• Cindy Nicolai

Our Autonomy is Vital


I was reminded yesterday by several legislators I visited with at the Capitol, that we have to be vigilant in keeping the camel’s nose out from under the tent or we will find ourselves under strict regulations. More than one legislator made the statement that our autonomy is vital and we cannot maintain that when we are absorbed into a bigger system through our own lack of vigilance.

The deeper I look into SB958 and read some case law that has dealt with equal access in other states the more convinced I am that we do not want this. Even if it is a "voluntary option," now, we do not know at what point some aspect of it will become mandatory for all or create a need for blanket oversight. In South Carolina, just one year after passing an equal access law, legislators from both parties were introducing legislation to bring regulation on ALL home education families. Don’t think it can’t happen here.

"...our autonomy is vital and we cannot maintain that when we are absorbed into a bigger system through our own lack of vigilance."

Think about it, kindergarten used to be voluntary. Families did not HAVE to send their children to school at age 5 it was only for the people who chose to participate. Now, kindergarten is mandatory and compulsory attendance is lowering the age requirement at an alarming rate. In Oklahoma they have tried to make the 4 year old program mandatory and in other states have introduced legislation making compulsory attendance begin as early as age 3.

The logic that has been expressed is that even though we may not want equal access as individuals if we don’t participate it will not affect us so, we should still support it for those who do want it. Hmmm…let’s see…that logic is about as flawed as it gets. Why do we have a legislative process if I am just supposed to support everything on the basis of another person’s desire. And, to say that just because I am not participating it will not affect me? Really? I didn’t want legalized gambling but it passed and it DOES affect me. It is causing me to have increased taxes. (XX amount of your tax dollars are set aside for gambling addictions.) It sucked in people I care about and caused them to have financial and marital issues. It is destroying families and increasing the work of our DHS workers.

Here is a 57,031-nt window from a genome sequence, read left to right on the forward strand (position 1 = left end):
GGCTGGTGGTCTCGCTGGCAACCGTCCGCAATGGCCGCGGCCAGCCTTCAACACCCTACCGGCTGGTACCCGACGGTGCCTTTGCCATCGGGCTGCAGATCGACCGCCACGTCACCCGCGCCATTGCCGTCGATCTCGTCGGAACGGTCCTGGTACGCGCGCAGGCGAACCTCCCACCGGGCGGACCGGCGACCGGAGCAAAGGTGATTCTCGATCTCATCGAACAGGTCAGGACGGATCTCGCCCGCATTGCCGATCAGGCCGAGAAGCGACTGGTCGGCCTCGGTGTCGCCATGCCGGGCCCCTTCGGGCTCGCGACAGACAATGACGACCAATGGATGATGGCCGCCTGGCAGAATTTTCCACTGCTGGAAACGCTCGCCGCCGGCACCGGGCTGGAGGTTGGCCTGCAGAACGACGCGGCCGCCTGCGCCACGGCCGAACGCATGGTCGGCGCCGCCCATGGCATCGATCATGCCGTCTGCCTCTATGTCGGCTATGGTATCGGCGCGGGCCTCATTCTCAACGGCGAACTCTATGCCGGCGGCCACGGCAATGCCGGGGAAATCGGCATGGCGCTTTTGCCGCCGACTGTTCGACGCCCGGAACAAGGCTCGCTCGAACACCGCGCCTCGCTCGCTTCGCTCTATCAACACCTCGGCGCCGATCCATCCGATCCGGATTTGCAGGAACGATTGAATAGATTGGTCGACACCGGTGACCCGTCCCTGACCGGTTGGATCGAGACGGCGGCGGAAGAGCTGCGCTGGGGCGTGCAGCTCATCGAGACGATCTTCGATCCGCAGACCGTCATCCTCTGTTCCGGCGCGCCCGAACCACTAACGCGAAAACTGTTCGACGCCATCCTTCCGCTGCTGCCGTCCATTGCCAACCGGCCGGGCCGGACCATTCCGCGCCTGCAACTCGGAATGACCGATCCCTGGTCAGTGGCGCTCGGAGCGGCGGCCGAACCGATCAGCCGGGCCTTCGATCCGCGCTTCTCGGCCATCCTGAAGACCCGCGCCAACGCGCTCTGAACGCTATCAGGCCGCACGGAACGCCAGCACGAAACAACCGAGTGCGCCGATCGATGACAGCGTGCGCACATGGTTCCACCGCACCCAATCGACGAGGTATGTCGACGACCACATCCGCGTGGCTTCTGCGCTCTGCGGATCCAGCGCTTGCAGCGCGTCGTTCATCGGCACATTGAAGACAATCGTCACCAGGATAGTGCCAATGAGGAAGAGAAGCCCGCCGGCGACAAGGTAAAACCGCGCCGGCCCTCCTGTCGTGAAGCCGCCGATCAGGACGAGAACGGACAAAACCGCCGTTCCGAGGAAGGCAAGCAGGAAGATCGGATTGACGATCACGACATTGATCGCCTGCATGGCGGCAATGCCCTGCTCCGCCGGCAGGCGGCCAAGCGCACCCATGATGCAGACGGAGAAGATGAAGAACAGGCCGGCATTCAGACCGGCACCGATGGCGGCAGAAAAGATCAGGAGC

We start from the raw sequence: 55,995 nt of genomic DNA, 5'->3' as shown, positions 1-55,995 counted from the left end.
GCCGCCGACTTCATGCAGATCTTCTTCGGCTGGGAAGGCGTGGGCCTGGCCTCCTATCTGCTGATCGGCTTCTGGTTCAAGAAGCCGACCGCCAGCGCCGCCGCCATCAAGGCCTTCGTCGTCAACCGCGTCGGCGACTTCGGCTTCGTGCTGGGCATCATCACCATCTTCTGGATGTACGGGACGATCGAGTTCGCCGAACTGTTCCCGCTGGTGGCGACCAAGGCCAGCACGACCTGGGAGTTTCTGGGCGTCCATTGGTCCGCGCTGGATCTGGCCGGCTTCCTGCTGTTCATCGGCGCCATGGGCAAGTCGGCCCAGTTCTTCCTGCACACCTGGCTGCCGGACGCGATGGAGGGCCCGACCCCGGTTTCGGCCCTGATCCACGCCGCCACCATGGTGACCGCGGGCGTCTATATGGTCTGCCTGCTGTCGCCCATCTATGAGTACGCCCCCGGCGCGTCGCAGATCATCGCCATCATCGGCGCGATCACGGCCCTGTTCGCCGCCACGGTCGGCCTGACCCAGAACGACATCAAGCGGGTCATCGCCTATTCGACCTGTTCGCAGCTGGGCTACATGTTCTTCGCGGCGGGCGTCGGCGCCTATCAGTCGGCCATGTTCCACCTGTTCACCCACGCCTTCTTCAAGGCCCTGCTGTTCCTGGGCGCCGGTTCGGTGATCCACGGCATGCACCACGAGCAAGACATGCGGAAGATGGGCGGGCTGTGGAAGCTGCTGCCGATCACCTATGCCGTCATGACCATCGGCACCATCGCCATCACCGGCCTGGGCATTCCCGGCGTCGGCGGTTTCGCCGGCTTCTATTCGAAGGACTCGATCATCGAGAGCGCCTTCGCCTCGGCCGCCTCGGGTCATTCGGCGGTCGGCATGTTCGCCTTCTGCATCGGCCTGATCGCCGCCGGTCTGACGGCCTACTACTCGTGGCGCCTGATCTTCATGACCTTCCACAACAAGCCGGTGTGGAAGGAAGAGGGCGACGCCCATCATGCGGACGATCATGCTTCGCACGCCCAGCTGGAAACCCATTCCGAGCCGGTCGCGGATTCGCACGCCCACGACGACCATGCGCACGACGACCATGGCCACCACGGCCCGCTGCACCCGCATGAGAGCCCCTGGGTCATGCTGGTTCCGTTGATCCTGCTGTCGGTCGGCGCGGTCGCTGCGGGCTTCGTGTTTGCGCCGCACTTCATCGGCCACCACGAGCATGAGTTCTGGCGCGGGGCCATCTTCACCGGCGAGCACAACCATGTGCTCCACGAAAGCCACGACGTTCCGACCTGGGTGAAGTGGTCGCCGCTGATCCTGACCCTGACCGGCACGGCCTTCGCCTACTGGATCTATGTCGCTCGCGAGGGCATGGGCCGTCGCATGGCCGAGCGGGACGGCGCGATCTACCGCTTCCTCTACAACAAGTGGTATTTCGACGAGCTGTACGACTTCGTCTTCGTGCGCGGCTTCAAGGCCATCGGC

No, equal access is not gambling, but allowing it for even a few will, at some point, have consequences for the whole. When legislators no longer see the distinction between public and non-public education, it affects you. When you enroll in the public school for any reason be it brick and mortar, charter, or virtual, you DO become a public school student for all intents and purposes even if it is only one class you are taking. Now, where is the distinction? You consider yourself a home educator, the school considers you an interloper but gets to count you on their weighted daily attendance so they can get paid for you being there, and the state considers you a public school student because you are in their national database and they are paying the school for your participation.

"Why do we have a legislative process if I am just supposed to support everything on the basis of another person’s desire."

So, be wise. Be vigilant. Be picky about what you choose because even though something doesn't look like it will affect you now is no guarantee you won't find yourself sharing your tent with a big stinky camel tomorrow.

JOIN US for our second annual Legislative Impact Day on March 6th!

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#EqualAccess #Choiceisnotfreedom

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